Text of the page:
In the spot, Mike talks about Sears Canada’s recent woes, asking if the retailer is going away. Peter reassures him that they aren’t going anywhere and asks if he knows anything about the retail business, to which Mike replies, “Not a lot. Just that Sears Canada has to demographically and psychographically alter the trajectory of its business model. But that would just be a wild guess.” Despite the two brothers’ natural chemistry, that’s as close to a laugh as the 60-second spot, which will only air in Canada, gets. Still, it’s not completely without its charm, as the brand being upfront about its recent struggles is refreshing. The spot ends with Peter asking if Mike is going to deliver the tagline, and Mike rehashing a long-retired one before offering up one of his own. Read more
Posts Tagged ‘Jay Nelson’
GSD&M has a new back-to-school campaign for Radio Shack that makes good use of awkward humor to promote the brand’s protection plans.
In “The Talk” for example, a dad tells his son it’s time they had “the talk.” His son, horrified, listens as his father emphasizes the need to use protection. “I know you just want to get out and show it off, but you can’t just go swinging it around all willy-nilly trying to impress the girls.” He continues, “This glass is fragile. We’re covered though…” as the son looks greatly relieved. The spot’s use of innuendo in an awkward, easy to relate to situation makes it funny and memorable.
In the similarly suggestive “Laundry,” the tables are turned, and it’s the father who is made to feel awkward. We’ve included that spot, along with credits, after the jump. Read more
RPA is promoting the launch of the all new 2015 Honda Fit with an integrated campaign entitled “Fit For You.”
Centered around a pair of 30-second television spots starring actor/comedian Nick Thune, the campaign also includes digital and social media activations, as well as multicultural campaign extensions featuring award-winning drummer Questlove and comedian Felipe Esparza, as well as a promotion in the upcoming game Ultra Street Fighter IV. The TV spots starring Thune, clearly aimed at Generation Y, find Thune answering a series of questions about the Fit and demonstrating its capabilities. Thune assures viewers that the new Honda Fit is “gluten-free,” can fit synths, the Stanley Cup, or even a whole dorm room full of stuff (minus the roommate) and is perfect for a move to Seattle. A further pair of spots will roll out in the coming weeks.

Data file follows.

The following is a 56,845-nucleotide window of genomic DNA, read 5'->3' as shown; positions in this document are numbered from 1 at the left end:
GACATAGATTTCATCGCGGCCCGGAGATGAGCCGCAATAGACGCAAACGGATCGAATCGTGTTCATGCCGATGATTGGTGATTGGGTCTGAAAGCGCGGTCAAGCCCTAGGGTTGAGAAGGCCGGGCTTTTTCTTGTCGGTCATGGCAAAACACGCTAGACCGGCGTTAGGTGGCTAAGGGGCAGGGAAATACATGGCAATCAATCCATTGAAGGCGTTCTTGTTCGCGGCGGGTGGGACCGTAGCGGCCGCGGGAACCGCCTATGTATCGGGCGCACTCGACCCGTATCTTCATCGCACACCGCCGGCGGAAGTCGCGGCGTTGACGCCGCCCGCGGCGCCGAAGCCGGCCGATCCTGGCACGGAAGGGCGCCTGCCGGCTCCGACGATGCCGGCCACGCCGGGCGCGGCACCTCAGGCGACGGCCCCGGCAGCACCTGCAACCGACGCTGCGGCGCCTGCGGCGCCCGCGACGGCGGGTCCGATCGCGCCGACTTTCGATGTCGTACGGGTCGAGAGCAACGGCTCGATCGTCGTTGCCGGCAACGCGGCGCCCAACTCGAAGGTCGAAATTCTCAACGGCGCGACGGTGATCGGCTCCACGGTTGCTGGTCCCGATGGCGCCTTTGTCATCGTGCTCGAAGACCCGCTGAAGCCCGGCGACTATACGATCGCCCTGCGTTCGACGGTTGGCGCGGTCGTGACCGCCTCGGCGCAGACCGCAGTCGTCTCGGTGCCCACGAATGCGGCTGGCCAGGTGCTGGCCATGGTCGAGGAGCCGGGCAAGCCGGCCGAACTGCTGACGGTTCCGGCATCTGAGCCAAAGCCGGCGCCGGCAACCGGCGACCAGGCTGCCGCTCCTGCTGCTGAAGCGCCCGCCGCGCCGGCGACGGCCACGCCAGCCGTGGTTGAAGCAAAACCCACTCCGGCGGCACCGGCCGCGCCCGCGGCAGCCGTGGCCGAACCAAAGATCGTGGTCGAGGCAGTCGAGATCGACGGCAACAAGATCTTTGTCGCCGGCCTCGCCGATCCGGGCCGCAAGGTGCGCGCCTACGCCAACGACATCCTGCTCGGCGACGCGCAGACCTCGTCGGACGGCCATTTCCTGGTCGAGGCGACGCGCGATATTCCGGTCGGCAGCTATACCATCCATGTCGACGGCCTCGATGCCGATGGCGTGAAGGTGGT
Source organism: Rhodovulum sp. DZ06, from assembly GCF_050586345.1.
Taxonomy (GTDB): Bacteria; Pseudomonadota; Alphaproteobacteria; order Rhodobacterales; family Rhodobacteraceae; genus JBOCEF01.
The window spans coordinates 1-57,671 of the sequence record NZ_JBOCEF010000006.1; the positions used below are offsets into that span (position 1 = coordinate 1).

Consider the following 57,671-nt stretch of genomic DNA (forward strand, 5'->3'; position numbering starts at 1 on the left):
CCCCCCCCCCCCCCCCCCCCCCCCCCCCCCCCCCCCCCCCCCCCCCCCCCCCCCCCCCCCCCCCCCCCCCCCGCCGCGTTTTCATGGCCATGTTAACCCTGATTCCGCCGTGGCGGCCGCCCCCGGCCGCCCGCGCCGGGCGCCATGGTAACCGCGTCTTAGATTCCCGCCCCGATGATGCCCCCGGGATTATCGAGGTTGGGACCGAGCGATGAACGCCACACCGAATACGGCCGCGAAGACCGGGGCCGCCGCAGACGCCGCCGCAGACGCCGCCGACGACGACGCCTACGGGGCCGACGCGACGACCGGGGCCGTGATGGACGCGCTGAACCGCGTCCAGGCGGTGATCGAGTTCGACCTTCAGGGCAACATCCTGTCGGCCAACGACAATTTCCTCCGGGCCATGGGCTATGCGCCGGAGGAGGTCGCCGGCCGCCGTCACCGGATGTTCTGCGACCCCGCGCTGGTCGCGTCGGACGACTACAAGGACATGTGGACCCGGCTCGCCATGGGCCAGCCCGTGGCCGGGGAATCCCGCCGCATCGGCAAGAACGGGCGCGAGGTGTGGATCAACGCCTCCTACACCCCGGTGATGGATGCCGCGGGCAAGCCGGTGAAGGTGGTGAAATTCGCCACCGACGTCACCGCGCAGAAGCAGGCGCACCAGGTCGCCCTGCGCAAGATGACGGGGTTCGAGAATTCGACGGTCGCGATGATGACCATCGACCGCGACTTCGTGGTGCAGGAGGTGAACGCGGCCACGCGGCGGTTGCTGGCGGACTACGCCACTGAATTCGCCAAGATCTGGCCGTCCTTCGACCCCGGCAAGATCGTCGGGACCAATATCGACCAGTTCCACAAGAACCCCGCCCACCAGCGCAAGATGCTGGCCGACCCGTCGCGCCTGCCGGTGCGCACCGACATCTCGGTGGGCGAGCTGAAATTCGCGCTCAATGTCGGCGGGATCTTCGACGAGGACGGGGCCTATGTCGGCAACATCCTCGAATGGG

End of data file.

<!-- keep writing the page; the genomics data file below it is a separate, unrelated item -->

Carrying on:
“The campaign takes a typical product demonstration and gives it an unexpected twist to show how the 2015 Honda Fit answers the needs of the customer in a very direct yet humorous way,” said Jeff Conrad, Honda division senior vice president and general manager. “The campaign leverages the Fit’s unique combination of space and versatility plus innovative technology and class-leading fuel efficiency to clearly show that the 2015 Honda Fit is the leader of the subcompact class.” Stick around for credits and a second spot after the jump. Read more
DDB Chiacago released a new spot for Starburst yesterday called “Tiny Jet.”
The latest attempt to answer the question “How do they get Starburst to taste so juicy?,” the new 30 second spot sees a caterer explain that “They use wicked small fighter jets to shoot the juiciness into every Starburst.” Inexplicable use of the word “wicked” aside, it’s kind of a fun idea, with the fighter jet soaring over a laundry basket and through the kitchen into the living room to shoot juicy missiles at an about-to-be-consumed Starburst, before the jet meets with a surprise ending. “It takes guts,” the moved caterer says, followed by the “Unexplainably Juicy” tagline. Credits after the jump.
Update: DDB Chicago’s latest Starburst campaign also includes the 30 second spot, “Land of Intensity.” One student in a library provides his own answer to the juiciness question: Starburst imports intense juiciness from the Land of Intensity, where everything is super intense. The comical portrayal of the Land of Intensity may be our favorite Starburst explanation yet. Check it out after the jump, along with credits for “Tiny Jet.”